‘Captain America,’ the motorcycle that had a starring role in ‘Easy Rider’ should easily find a buyer at an auction held in Texas on June 5, 2021. ― Picture courtesy of Cord & Kruse Auctions via ETX Studio.

LOS ANGELES, May 15 ― The iconic “Captain America”, the motorcycle that Peter Fonda rode in the movie Easy Rider, will be auctioned off in Texas on June 5, 2021. Famous for the star-spangled banner painted on its gas tank, the motorcycle is currently estimated at between US$ 300,000 and US$ 500,000.

The motorcycle in question, symbol of freedom and the hippie movement of the era, will be sold without a reserve price. This exceptional model, famous across the world, was built from an old 1952 Harley-Davidson bike bought for a pittance at the time. In 1996, the bike’s owner at the time, collector Gary Graham, sold the Captain America bike at the Dan Kruse Classic Car Productions auction to Gordon Granger. Since then, the bike has resided in Austin, Texas, where it even survived a fire in December 2010.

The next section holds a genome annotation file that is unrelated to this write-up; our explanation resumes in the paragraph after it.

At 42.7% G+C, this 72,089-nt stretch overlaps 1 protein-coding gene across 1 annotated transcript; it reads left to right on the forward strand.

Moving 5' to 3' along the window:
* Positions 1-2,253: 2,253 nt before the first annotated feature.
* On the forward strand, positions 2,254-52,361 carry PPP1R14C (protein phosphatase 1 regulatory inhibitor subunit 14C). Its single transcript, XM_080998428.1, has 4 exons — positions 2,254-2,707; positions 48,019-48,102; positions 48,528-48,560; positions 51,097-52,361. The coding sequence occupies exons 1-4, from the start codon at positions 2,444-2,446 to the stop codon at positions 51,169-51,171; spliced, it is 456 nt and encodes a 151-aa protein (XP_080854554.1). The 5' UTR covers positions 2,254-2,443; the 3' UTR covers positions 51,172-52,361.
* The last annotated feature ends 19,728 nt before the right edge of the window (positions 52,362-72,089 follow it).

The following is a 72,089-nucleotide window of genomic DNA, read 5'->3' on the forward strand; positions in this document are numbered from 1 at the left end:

For anyone who needs a reminder, the film Easy Rider was directed by Dennis Hopper and released in 1969. The movie is a cult road movie about two bikers leaving California to reach Louisiana. The authenticity of this model for sale is nevertheless debated among some aficionados. For the record, two bikes were used for the shoot. In 2014, one of them was sold for 1.3 million dollars.

In addition to Captain America, about 20 other vehicles from Gordon Granger’s collection will also be offered at auction on June 5, all without reserve prices. This selection includes, for example, several Rolls-Royces from the 1920s and 1930s, a 1954 Jaguar XK120 Roadster and a 1964 Ford Mustang convertible. Also noteworthy in this sale is a replica of the famous “General Lee” Dodge from the series The Dukes of Hazzard. ― ETX Studio

Tom Cruise rides a Motorcycle Off a Cliff for Mission: Impossible 7

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by Zack Sharf from https://www.indiewire.com

Tom Cruise Rode a Motorcycle Off a Cliff for ‘Mission: Impossible 7,’ His Most Dangerous Stunt Ever